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A Bottle Hits The Dust

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Edited by Richard Walker, Tuesday, 10 Nov 2020, 00:53

An old shelf collapsed today, sadly; a bottle of Port fell and broke. No use crying, but why is Port called Port?

It's named for Oporto which means 'The port' in Portugese. I knew that but wanted to dig deeper.

Portugal itself seems to have been named in Latin, Portus Cale, the first element meaning port or gate or mountain pass etc. in Latin, the second a Celtic name, of a deity, or a people, or lots of other possibilites, see

https://en.wikipedia.org/wiki/History_of_Portugal#Etymology

But what about Latin portus? What are its origins? I was surprised. It is conjecturered to stem from a word pertus = crossing in the long-ago origin of most (but not all!) European languages.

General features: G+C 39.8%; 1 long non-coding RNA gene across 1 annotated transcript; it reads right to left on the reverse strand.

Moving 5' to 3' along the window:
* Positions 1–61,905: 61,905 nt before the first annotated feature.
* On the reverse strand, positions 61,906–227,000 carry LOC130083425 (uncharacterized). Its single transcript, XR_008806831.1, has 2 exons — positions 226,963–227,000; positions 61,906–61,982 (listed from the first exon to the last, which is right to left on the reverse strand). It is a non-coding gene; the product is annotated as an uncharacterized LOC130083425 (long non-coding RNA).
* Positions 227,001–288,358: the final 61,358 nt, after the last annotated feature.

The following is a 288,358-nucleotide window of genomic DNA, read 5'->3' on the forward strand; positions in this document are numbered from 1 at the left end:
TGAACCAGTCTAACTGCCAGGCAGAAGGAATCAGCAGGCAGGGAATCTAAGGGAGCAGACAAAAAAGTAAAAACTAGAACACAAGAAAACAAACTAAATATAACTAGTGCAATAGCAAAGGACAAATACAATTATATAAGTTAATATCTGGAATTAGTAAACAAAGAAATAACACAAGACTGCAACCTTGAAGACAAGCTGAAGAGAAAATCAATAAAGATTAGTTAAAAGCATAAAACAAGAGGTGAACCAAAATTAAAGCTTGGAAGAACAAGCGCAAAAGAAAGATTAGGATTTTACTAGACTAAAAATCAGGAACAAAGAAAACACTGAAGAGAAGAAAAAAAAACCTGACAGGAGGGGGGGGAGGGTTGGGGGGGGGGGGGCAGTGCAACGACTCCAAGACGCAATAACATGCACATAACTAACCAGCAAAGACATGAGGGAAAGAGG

So, even more surprisingly perhaps, the English word ford has the same origin. Grimm's laws documented that words that began with 'p' or 'q' in Greek or Latim have mutated to start with 'f' in Germanic languages, so e.g.

pater (Latin) -> father

pisce (Latin) -> fish

pyre (Greek) -> fire

pente (Greek) -> five

quercus (Latin) -> fir (not the same tree, but the same word root)

pothi (Greek) -> foot

If you want to feed in anything more, you have an opportunity to do so in the Comments.


Permalink 2 comments (latest comment by Richard Walker, Tuesday, 10 Nov 2020, 22:15)
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